Oatly Chooses U.K. To Open One Of The Biggest Plant-Based Dairy Factories In The World In 2023

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Oatly, the famous Swedish oat milk maker, has announced plans to open “one of the world’s largest plant-based dairy factories” by 2023. The facility is expected to be able to churn out 300 million litres of its popular oat milk annually when it launches, and will be powered by 100% renewable energy. 

Slated to open its doors in early 2023, Oatly says that its new factory, located in Peterborough in the U.K., will be its end-to-end solution to manufacturing 300 million litres of oat milk every single year to supply the British market. The renewable energy-powered facility is expected to bring 200 new jobs to the region and has the potential to grow its capacity to 450 million litres annually, making it one of the largest plant-based dairy factories in the world. 

In addition to using only clean energy, Oatly says that the factory will “fit for the future”, committing to decrease 75% of its energy consumption, water usage and waste by 2029 – six years after it starts operating – compared to the company’s 2019 environmental footprint. 

“The new factory will continue Oatly’s drive to create a systemic shift in society and the food system towards plant-based,” said the firm in a press statement. “This means plant-based dairy will be more accessible for people to switch to, helping them to reduce their climate impact.” 

Oatly says sustainability will be at the heart of the new factory’s operations, and has committed to sourcing oats locally in the U.K. (Source: Oatly)

Questions about a potential U.K. factory have been circulating for a while, and we’re really excited to finally announce the news of its arrival in 2023.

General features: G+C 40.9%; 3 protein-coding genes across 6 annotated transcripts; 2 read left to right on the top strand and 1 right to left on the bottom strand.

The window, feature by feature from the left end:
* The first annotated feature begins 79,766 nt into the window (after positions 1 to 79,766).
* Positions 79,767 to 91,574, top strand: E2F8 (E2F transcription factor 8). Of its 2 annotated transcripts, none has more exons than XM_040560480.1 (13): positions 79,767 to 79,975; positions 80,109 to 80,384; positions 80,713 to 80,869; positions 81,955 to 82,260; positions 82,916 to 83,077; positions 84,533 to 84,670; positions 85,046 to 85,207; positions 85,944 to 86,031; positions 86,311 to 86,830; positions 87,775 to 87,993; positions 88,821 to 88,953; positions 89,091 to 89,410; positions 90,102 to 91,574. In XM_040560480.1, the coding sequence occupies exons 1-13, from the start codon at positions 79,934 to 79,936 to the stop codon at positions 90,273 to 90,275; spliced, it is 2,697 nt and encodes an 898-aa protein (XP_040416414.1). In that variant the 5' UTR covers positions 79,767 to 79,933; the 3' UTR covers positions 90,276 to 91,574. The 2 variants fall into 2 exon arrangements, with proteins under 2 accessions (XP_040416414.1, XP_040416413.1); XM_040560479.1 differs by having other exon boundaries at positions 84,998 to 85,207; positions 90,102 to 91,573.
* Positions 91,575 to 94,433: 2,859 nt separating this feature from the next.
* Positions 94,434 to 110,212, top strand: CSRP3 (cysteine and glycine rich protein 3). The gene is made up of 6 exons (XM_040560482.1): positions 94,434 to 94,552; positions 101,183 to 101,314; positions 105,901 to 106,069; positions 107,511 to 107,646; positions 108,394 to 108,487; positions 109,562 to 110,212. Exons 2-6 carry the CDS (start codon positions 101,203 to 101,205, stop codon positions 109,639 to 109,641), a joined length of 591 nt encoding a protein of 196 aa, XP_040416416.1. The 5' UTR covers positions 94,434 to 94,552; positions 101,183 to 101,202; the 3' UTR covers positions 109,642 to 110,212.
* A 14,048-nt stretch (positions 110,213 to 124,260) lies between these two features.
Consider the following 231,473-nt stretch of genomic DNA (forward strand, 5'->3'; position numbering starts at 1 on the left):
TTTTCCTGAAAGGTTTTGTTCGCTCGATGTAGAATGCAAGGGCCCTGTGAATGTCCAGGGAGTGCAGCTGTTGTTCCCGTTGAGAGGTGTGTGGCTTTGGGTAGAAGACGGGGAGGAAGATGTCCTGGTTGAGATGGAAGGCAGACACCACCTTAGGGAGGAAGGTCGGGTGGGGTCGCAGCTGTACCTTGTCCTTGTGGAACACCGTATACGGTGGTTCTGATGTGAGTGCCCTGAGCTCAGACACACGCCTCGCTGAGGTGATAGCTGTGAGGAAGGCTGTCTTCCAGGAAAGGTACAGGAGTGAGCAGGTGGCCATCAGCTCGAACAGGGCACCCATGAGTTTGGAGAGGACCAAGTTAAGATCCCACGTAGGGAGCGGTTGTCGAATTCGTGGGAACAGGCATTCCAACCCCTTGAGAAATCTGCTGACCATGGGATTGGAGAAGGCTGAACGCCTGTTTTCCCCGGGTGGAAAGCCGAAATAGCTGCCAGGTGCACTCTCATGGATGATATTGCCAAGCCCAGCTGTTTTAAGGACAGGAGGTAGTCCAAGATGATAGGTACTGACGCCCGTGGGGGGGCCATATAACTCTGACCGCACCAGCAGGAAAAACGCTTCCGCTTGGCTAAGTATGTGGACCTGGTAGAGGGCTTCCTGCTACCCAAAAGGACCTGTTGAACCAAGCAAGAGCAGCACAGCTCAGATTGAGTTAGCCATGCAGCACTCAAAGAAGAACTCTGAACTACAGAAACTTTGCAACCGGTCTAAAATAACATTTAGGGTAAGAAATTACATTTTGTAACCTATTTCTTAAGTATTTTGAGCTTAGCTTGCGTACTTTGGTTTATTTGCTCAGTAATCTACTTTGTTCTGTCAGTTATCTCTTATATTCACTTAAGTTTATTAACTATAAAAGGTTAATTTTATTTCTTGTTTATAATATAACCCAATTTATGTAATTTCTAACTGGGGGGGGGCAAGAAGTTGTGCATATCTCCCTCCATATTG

Ishen Paran, General Manager, Oatly U.K.

Johan Rabe, chief supply chain officer at Oatly, reiterated that “sustainability is core to our factory planning,” and says that its climate commitment will “still be our top priority” – even as the firm “strive[s] to grow one of the biggest plant-based dairy factories to its full capacity.”

Compared to traditional dairy made from cow’s milk in British farms, the oat-based beverage produced at the factory will have a 70% lower carbon footprint. The oats used in the new facility will also be sourced domestically in the U.K. to support local farmers. 

Commenting on its plans, Ishen Paran, general manager at Oatly U.K., said: “Questions about a potential U.K. factory have been circulating for a while, and we’re really excited to finally announce the news of its arrival in 2023.” 

Paran added that the British market represents “a really important driver of the global plant-based movement, with a growing demand for Oatly across the country.” 

Oatly recently confidentially filed for an IPO in the U.S. (Source: Oatly)

According to market research firm Mintel, the British plant-based market is expected to reach £1.1 billion (US$1.43 billion) within three years, putting the country ahead of neighbouring markets such as Germany, where the plant-based movement has also taken off in a big way. 

While the overall plant-based market is exploding, oat milk sales around the world have skyrocketed in particular, with the category surging to become the second most popular of all plant-based milks. Across Europe, oat milk is leading as the fastest-growing category in all countries with the exception of France, where almond milk continues to dominate, according to a recent report published by the E.U.-funded Smart Protein Project

Oatly’s own sales have seen triple-digit annual growth for three consecutive years, prompting the Blackstone-backed firm to make the ambitious move to file to go public in the U.S., where it is reportedly seeking a value of US$10 billion

The listing will take place once the U.S. Securities and Exchange Commission (SEC) completes its review process, and so far, there are still no further details on the terms of the planned sale provided by the food tech. 

All images courtesy of Oatly.


  • Sally Ho

    Sally Ho is Green Queen's former resident writer and lead reporter. Passionate about the environment, social issues and health, she is always looking into the latest climate stories in Hong Kong and beyond. A long-time vegan, she also hopes to promote healthy and plant-based lifestyle choices in Asia. Sally has a background in Politics and International Relations from her studies at the London School of Economics and Political Science.

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